The Slurl

When Domain Names Go Wrong – The SLURL, and how to avoid it.

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The Slurl

Coming up with a name for your business can be tricky.

When you think you've cracked it, you then have search for a website domain name to match it or reflect your business's area of expertise.

With so many businesses and websites out there, getting the right domain name can be tricky, and there's a few things to consider when choosing one that suits.

And to top it all, there is a chance you can end up with a web domain that can actually damage your brand.

How can you avoid the potential brand embarrassment that can arise from such a simple thing as choosing a website domain name?

Let's find out 😁

Is reading too passé for you? Then you are in luck, here is a video version of this blog just for you!

What is a URL, and how it becomes a SLURL?

What is a URL?

URL is shorthand for Uniform Resource Locator or, as we more commonly know it, a website address or web domain name.

While searching for website domain names, you may be amazed to find that your business name is available. Hurrah!

But wait a minute.

A reason your perfect domain name is still available could be that it is what's known as a slurl, and you haven't noticed.

What is a SLURL?

Created by Andy Geldman, a software developer in the UK, a SLURL is a combination of URL and the word slur.

The word slur means an insulting or a disparaging remark or innuendo.

By combining URL and slur, we get a term containing adult phrases, slang terms, or innuendo. Something that many people could find insulting and put them off visiting your website.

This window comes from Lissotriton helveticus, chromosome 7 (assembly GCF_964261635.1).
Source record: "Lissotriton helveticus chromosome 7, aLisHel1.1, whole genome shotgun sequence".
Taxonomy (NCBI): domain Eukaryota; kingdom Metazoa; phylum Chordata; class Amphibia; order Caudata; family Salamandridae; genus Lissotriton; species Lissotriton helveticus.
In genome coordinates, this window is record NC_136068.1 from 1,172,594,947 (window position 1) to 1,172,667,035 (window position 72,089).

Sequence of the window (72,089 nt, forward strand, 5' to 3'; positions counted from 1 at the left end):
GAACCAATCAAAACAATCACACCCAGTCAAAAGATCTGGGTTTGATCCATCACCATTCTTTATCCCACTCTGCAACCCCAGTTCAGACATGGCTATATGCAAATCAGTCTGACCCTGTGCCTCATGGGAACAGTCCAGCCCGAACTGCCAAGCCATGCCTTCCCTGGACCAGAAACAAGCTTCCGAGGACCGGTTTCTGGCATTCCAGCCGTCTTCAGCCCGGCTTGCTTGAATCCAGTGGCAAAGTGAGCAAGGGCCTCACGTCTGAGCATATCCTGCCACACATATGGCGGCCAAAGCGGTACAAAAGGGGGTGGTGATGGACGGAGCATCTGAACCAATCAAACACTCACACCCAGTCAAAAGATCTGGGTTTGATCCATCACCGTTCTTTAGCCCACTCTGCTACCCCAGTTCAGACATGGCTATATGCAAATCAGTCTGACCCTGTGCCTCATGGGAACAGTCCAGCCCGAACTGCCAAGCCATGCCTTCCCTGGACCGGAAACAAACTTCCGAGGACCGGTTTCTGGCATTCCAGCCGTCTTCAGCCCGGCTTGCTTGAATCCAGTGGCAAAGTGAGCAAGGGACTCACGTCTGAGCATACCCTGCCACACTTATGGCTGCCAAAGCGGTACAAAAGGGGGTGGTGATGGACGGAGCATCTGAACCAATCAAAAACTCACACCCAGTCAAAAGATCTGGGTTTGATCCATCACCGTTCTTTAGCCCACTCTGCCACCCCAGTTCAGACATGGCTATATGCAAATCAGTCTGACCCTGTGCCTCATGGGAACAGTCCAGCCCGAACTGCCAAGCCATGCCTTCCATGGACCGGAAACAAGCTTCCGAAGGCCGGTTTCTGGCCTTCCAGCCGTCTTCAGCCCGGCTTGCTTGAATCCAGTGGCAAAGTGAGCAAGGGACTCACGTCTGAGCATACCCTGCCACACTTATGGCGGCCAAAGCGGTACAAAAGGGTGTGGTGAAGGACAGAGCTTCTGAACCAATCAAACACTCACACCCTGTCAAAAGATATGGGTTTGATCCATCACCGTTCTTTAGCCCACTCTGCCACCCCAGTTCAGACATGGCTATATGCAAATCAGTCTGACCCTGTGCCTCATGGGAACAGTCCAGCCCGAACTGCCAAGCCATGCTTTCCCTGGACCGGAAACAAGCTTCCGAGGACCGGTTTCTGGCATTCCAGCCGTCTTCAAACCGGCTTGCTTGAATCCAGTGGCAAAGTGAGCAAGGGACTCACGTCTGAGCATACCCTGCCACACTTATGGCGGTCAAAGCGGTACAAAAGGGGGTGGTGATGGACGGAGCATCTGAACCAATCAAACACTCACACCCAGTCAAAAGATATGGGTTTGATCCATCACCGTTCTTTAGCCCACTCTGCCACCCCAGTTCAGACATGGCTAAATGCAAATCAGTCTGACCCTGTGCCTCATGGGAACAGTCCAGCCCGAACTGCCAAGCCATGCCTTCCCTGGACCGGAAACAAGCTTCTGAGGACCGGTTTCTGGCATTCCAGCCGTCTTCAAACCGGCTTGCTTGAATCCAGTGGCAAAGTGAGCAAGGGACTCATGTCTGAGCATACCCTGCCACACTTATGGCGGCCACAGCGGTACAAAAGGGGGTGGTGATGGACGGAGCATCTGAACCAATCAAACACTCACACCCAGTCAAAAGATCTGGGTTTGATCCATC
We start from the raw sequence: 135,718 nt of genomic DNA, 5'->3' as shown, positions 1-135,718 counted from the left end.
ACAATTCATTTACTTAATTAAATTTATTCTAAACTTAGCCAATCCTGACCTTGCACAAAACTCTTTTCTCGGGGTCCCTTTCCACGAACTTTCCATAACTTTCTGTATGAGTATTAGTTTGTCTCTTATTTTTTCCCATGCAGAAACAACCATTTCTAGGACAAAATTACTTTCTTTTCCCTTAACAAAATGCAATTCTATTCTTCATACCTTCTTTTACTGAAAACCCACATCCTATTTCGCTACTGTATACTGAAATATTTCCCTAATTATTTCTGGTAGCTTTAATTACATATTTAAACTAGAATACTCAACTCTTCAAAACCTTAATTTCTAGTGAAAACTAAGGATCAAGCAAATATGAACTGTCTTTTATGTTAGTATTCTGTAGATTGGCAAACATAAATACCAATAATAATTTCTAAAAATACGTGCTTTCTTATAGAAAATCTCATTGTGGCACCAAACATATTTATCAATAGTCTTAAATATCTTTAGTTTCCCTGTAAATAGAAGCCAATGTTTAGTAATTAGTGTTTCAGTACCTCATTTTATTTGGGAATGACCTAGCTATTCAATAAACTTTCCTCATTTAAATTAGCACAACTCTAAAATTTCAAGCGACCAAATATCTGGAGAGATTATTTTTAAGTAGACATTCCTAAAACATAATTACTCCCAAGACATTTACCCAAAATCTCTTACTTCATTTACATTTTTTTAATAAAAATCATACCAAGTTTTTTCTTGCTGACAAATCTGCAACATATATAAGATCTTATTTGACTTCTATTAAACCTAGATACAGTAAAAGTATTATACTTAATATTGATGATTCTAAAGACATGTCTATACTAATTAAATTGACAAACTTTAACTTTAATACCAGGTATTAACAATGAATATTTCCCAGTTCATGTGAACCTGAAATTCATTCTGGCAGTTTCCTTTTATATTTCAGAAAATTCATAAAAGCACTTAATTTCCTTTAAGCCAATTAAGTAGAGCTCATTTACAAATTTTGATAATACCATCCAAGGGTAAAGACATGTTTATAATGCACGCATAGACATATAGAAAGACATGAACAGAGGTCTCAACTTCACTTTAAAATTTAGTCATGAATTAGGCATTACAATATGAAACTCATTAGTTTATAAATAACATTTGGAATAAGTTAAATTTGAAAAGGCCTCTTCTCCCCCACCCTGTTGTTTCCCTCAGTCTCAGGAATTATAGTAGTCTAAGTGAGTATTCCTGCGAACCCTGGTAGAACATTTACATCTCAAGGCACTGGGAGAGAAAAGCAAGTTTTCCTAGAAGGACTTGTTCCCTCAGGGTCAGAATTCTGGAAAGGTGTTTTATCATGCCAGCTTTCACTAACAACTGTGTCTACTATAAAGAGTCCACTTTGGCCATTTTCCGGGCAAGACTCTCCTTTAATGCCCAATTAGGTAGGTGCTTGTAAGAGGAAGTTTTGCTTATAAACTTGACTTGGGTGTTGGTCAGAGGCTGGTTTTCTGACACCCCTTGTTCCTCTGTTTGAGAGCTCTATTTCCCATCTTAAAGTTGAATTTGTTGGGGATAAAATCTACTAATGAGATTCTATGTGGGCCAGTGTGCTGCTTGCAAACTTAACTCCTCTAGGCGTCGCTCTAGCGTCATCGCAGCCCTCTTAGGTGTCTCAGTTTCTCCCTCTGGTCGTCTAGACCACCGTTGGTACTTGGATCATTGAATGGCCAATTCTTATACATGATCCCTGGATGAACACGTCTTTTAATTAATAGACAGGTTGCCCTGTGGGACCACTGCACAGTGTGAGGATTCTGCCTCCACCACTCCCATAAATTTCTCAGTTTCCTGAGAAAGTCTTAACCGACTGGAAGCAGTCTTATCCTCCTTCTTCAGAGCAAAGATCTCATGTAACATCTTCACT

Andy has even written a whole book about them!

Slurls: They Called Their Website What?!

Examples of SLURL domain names

Let's take a look at some slurl web domain examples. 

Some of these still exist, but many brands have since realised that they had a slurl domain and removed it.

Pen Island

A great example is from the company Pen Island Pens, which has the unfortunate URL of penisland.net

Because domain names don't use capitalisation to help accentuate individual words, our brains chop them up into different words and phrases, creating a slurl. 

It isn't clear whether this is a genuine company that sells branded pens or if they're making fun of the slurl, penisland, as a web domain. 

Okay, maybe it is clear when you look at their logo and read the website copy.

Pen Island

Who Represents

Who Represents is a database of talent agency representatives and not a present store for, well, I'll let you figure that one out. 

whorepresents.com

Anything with the word Artisanal

Don't even get me started on Artisanal. Any company that uses the word artisanal in their domain will always end up being the butt of the joke.

Case in point - Artisanal Cheese

artisanalcheese.com

Artisanal Cheese

You must check your company or domain name written down in these different formats. Otherwise, you might end up changing the whole meaning and become associated with something unsavoury.